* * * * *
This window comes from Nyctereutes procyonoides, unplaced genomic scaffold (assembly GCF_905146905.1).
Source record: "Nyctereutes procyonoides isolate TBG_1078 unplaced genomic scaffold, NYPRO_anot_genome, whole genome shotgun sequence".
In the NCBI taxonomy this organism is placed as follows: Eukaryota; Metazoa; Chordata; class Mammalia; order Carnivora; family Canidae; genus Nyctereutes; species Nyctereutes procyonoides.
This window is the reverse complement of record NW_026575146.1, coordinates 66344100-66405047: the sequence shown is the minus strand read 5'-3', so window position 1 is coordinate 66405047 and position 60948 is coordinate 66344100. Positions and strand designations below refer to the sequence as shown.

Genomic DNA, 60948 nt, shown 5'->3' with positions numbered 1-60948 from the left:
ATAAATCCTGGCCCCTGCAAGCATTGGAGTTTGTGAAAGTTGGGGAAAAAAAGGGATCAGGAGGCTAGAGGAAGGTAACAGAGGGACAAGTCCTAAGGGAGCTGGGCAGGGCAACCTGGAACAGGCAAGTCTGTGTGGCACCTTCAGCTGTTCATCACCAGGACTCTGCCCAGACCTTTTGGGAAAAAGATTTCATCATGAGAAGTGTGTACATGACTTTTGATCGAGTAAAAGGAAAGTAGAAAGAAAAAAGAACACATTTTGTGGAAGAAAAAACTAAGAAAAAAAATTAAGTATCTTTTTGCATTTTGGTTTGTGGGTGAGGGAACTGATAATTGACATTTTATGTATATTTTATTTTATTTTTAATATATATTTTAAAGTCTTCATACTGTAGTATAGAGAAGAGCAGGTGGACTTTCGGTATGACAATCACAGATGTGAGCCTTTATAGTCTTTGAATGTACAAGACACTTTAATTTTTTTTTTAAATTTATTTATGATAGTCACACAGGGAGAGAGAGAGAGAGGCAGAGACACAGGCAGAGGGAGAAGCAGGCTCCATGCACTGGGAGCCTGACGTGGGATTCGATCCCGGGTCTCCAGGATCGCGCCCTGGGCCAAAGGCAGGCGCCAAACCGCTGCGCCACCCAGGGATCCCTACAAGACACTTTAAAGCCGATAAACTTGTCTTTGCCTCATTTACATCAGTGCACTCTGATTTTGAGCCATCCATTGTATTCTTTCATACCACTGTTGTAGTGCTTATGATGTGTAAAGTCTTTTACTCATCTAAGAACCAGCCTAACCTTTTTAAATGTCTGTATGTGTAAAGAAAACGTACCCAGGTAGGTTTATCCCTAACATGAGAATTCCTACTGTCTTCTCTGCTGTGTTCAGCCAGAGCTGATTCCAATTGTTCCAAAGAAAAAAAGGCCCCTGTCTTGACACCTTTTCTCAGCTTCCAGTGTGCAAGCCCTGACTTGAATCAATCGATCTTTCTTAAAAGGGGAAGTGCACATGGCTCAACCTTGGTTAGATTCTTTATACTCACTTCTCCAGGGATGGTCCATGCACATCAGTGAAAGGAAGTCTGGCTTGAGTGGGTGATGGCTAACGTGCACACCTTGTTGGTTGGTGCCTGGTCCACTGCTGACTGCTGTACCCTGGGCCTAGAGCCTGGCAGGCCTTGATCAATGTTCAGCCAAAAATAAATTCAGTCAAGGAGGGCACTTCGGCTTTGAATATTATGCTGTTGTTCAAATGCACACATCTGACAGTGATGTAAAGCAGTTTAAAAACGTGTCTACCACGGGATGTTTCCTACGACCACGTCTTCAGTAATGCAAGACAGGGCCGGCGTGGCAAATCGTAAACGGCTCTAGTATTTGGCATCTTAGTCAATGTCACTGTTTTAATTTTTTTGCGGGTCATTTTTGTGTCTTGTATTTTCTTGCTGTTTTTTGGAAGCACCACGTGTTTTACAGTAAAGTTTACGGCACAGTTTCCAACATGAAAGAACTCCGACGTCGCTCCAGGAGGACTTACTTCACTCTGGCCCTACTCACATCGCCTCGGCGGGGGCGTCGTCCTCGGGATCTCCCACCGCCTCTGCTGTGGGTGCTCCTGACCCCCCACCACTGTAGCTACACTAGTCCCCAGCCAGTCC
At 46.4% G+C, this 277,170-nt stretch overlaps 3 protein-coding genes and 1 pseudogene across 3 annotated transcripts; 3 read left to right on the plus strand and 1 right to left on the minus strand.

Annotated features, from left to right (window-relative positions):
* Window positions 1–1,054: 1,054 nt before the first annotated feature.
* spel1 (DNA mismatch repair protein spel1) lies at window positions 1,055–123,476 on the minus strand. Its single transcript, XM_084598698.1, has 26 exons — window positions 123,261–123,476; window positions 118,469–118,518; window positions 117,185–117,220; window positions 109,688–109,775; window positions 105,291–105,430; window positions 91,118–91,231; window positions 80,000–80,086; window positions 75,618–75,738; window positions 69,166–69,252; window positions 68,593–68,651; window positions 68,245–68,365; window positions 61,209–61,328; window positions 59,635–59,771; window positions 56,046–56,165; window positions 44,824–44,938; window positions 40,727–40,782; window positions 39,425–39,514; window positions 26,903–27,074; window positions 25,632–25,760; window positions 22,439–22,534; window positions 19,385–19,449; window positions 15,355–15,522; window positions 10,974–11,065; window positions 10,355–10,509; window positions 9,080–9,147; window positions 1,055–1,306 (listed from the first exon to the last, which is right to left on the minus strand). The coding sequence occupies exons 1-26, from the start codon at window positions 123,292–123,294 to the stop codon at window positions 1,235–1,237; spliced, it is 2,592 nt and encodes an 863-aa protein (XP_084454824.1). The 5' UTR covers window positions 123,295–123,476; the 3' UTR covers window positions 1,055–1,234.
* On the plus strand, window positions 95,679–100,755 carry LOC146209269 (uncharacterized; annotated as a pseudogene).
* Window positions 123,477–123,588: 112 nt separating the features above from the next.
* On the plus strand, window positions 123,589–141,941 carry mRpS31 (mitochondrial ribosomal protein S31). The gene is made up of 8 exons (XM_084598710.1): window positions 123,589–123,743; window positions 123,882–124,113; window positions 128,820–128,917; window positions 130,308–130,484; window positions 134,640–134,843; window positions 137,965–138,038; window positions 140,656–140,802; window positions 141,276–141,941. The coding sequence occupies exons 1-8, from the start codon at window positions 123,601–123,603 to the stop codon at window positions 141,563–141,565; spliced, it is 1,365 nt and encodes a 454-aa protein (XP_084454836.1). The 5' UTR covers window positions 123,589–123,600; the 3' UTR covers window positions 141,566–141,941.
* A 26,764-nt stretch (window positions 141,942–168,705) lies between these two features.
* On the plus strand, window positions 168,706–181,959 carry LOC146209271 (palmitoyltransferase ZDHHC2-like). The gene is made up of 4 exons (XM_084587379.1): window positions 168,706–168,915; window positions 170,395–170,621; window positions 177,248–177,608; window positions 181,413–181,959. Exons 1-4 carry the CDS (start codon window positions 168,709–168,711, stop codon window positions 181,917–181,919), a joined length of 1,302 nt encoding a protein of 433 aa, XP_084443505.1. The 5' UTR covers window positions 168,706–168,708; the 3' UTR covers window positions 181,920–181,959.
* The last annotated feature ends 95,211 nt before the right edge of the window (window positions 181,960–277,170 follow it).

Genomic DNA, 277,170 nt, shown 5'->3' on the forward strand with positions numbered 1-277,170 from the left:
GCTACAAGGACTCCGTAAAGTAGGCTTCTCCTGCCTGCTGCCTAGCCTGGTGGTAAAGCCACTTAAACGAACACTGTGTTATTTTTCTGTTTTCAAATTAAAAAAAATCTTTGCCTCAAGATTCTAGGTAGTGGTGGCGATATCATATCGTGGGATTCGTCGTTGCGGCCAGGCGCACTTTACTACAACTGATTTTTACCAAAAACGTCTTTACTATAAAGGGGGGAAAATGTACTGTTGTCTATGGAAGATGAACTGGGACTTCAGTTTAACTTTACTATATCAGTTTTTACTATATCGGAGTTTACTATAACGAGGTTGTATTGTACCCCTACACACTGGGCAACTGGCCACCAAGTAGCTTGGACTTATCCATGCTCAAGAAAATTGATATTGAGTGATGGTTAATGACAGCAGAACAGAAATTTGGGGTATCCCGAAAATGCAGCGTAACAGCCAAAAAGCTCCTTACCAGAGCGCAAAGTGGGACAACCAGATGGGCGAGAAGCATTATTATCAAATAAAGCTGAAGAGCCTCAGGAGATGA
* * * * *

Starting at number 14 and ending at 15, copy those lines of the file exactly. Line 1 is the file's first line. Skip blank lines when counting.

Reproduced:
* A 26,764-nt stretch (window positions 141,942–168,705) lies between these two features.
* On the plus strand, window positions 168,706–181,959 carry LOC146209271 (palmitoyltransferase ZDHHC2-like). The gene is made up of 4 exons (XM_084587379.1): window positions 168,706–168,915; window positions 170,395–170,621; window positions 177,248–177,608; window positions 181,413–181,959. Exons 1-4 carry the CDS (start codon window positions 168,709–168,711, stop codon window positions 181,917–181,919), a joined length of 1,302 nt encoding a protein of 433 aa, XP_084443505.1. The 5' UTR covers window positions 168,706–168,708; the 3' UTR covers window positions 181,920–181,959.